Adeniums also respond well to regular and generous fertilizing. I use slow-release fertilizer in my potting media and inject my irrigation water during the growing season with a balanced fertilizer such as 20-20-20 plus micronutrients at a concentration of 200 ppm nitrogen.
Inadequate watering and feeding are the primary reasons adeniums have been regarded as slow-growing. Generous culture produces literally unbelievable results. (An eight-month-old plant splitting a six-inch pot that I entered in the seedling category at a CSSA show was disqualified by the judges because they didn't believe it was less than the limit of a year old.) Specimens several feet tall and wide in 18-inch containers can be grown in only three to five years (Figs.1, 2) and sometimes even less.
Adeniums seem to require high nitrogen for both strong growth and copious flowering. For one year I used a low nitrogen fertilizer (2-10-10) on most of my mature adeniums in an attempt to thicken their stems while minimizing further elongation. Not only did the low-nitrogen plants not thicken appreciably, they also flowered poorly that year. (Well-fed plants flowered normally.)
Adeniums must be grown in containers in climates with frost or cool, wet winters. Adenium obesum, A.swazicum, and some of their hybrids, can be kept active by maintaining night temperatures above 50F (10C). The other taxa will enter various degrees of dormancy in autumn regardless of conditions.
Recognizing dormancy is critical to a plant's survival. Not only does the timing and depth of dormancy vary among taxa, but individual plants (even of the same clone) vary with cultural conditions from year to year. Dormancy is often signalled by a sudden yellowing and dropping of most or all of the leaves. Some weeks before this occurs you may notice a significant decline in water consumption. Either of these events demands sharply reduced watering.
There may be some shedding of older leaves near the autumnal equinox, apparently in response to shortening days. This event does not require less watering if the stems continue to grow new leaves. Partial defoliation may also occur at other times in response to a missed watering or a dramatic change in weather. As long as stem-tips are actively producing new leaves, keep watering normally.
Dormancy varies from complete defoliation (A.boehmianum and A.multiflorum) to just curtailment of stem growth (A.somalense and A.arabicum retain leaves if watered sparingly). Some taxa flower primarily during dormancy either with or without leaves (A.somalense and A.multiflorum, respectively).
If a warm sunny space is not available or if the plant is an obligate winter rester, reduce or stop watering when the nights regularly fall below 50F (10C) or when a plant signals onset of dormancy. Place in a dry, cool but frost-free location. Light is not essential to dormant plants, except that the winter bloomers will not flower normally in poor light. I have successfully overwintered mature plants of A.obesum, A.swazicum, and A.multiflorum under a carport, with no water, from November to April. I winter most of my large plants in an unheated and uncooled greenhouse in which temperatures approach 90F (32C) on sunny days and commonly dip below 40F (5C) at night. Under these conditions many plants continue flowering well into the winter, but they eventually shut down. This is colder than ideal and a few plants succumb to rot each winter.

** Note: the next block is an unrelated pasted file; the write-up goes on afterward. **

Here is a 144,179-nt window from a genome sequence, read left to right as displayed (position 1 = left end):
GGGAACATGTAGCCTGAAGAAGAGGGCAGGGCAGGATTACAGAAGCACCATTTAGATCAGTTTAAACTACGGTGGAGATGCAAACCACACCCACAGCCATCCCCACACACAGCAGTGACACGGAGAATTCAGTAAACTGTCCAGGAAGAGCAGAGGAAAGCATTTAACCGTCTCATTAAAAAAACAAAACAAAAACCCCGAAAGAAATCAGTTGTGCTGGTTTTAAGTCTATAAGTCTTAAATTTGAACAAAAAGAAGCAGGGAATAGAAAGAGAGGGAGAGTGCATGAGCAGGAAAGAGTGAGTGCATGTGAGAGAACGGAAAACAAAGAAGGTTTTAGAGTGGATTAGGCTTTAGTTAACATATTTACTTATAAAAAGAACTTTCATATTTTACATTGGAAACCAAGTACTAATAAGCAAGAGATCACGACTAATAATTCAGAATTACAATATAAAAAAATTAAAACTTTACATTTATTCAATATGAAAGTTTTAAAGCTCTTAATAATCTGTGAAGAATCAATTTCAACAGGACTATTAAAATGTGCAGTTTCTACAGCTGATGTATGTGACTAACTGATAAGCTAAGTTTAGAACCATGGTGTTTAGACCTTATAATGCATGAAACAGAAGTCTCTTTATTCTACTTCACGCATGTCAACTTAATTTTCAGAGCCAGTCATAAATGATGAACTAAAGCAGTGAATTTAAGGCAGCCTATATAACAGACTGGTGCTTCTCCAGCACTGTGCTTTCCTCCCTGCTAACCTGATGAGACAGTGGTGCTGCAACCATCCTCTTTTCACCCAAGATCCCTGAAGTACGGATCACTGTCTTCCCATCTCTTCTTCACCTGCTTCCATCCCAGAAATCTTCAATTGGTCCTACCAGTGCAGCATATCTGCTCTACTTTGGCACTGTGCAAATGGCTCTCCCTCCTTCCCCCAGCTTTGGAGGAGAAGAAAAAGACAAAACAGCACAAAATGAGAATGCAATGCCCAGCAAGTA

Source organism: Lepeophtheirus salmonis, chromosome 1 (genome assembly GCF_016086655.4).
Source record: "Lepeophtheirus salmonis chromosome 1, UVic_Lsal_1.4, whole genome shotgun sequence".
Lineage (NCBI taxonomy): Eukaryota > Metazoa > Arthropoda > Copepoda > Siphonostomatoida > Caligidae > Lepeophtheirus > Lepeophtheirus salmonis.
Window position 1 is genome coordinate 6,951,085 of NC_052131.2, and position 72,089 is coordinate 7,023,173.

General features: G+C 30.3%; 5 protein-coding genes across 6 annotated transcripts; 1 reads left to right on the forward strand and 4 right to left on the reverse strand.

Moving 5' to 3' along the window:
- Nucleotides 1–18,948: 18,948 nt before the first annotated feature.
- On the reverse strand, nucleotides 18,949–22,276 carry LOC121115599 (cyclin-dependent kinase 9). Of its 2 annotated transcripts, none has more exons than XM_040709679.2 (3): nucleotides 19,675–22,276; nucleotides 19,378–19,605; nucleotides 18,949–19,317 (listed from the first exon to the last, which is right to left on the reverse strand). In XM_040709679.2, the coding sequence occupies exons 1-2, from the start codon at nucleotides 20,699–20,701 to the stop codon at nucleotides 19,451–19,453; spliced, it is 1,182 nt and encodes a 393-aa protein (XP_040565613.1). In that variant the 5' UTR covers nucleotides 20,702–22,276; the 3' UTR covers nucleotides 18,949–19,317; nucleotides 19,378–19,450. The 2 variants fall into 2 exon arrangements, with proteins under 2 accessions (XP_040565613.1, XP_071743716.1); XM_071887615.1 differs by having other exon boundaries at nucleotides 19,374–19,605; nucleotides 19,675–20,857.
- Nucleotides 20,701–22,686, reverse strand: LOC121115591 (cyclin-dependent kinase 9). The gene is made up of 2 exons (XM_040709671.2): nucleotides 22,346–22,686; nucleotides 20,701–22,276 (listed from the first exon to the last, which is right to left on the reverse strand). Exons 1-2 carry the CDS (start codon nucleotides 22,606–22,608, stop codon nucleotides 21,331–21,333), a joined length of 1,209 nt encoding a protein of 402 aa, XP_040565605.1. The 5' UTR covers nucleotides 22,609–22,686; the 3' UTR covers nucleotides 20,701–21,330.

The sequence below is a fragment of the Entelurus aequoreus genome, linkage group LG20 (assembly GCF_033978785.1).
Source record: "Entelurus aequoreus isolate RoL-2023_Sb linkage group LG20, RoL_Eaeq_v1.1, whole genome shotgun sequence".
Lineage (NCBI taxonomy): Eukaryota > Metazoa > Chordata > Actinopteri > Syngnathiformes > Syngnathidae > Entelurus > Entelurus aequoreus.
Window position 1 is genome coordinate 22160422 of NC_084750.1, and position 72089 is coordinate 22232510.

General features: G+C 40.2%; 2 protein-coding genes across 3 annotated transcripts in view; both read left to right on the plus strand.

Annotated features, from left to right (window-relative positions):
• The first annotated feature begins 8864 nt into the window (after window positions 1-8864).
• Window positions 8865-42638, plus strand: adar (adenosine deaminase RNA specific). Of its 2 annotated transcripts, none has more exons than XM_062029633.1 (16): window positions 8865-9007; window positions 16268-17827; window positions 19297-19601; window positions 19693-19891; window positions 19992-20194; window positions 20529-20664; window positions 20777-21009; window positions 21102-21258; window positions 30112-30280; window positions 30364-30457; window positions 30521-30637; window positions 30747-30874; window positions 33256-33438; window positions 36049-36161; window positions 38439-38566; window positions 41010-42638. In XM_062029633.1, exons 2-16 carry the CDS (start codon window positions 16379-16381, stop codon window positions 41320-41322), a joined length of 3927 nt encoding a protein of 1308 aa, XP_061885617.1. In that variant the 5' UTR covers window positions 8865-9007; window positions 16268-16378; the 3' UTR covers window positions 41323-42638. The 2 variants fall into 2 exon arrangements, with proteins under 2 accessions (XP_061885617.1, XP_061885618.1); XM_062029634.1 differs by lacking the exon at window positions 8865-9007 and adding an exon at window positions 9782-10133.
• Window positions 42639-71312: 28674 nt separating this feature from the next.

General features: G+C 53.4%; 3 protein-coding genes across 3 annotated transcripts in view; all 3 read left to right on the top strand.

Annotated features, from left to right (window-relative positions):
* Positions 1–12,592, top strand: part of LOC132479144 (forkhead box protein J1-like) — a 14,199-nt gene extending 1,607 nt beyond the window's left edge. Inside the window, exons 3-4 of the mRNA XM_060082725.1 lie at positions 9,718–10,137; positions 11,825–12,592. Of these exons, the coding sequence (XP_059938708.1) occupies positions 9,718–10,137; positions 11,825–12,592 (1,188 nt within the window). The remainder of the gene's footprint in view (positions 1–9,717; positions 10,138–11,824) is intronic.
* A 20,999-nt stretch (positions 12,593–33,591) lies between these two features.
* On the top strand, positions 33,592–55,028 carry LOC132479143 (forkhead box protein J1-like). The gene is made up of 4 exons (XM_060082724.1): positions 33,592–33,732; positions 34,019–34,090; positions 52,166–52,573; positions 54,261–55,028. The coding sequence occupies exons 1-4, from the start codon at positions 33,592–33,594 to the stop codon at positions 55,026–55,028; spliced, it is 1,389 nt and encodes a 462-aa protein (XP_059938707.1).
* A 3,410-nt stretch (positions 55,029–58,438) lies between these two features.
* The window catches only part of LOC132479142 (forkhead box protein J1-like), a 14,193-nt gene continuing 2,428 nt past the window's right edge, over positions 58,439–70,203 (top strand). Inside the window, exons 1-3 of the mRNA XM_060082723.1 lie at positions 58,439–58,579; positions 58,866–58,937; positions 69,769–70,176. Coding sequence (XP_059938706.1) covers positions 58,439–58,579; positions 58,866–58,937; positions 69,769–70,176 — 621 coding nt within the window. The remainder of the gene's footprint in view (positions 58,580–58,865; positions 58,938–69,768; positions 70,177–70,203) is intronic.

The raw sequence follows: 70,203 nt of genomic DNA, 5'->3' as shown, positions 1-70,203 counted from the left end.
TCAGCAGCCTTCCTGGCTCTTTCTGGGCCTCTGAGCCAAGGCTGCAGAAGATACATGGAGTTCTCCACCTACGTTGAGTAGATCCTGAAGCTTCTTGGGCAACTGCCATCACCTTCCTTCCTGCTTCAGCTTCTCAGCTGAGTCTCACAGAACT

Recognizing the end of dormancy is even more crucial. Root rot most often strikes in spring as a result of too much water too early; overpotted plants are most susceptible. The arborescent form of A.somalense from northwestern Kenya is particularly sensitive. On the other hand, adeniums will usually not leaf out if the potting medium is completely dry. Therefore I recommend watering sparingly through the winter (as little as once per month for large, leafless plants). Watch for expanding terminal buds in spring. At the first sign of activity increase the watering frequency gradually until the plants are in full growth.
Adeniums need ample root-space for rapid growth. Root-bound plants greatly curtail their growth even if watered and fed generously Plants should be repotted frequently until they attain their desired size. Plastic, porous clay, concrete, and stoneware pots are all suitable. But be aware that the massive roots of adeniums have no respect for expensive ceramic pots. Use thick-walled and preferably bowl-shaped containers to avoid breakage.
Potting mixes are more variable among growers and are the subject of more debate than any other horticultural topic. I will stress only two critical points here. First: The potting mix MUST provide excellent drainage and aeration if the plants are to survive the watering regime I recommend. Any medium that satisfies these criteria is at least satisfactory. Adeniums perform well in media ranging from 4:1 pumice : humus to pure Sunshine Mix #1 (which is mostly peat moss) and at pH values ranging from 5.5 to 8. Second: Each grower must experiment to find the potting medium that works well for him or her. Sorry, there is no better answer!
It is impossible to overemphasize the importance of experimentation. For example, several Tucson growers have concluded that the humus ingredient significantly influences performance. Adeniums and many other succulents perform superbly in media containing Sunshine Mix, Ball Mix, and coir (a peat-like product made of coconut husk) and poorly with several other brands. We don't know whether these results are due to the products or culture conditions; both vary greatly. It's a good practice to obtain several plants of the same kind and pot them in different mixes to determine the best one for your cultural conditions.
Repot during the active growing season, the earlier the better. Plants that have not filled the pot with roots by fall are much more likely to rot from an ill-timed watering. Do not water for a week or so after repotting if any large roots were damaged or if the weather is not warm and dry. If large roots have not been damaged, follow the tropical, nonsucculent model and water repotted plants immediately. Water stress can trigger dor- mancy which may not break until the following summer. Treating cuts with dusting sulfur and watering-in with fungicide are probably beneficial, though I rarely do so.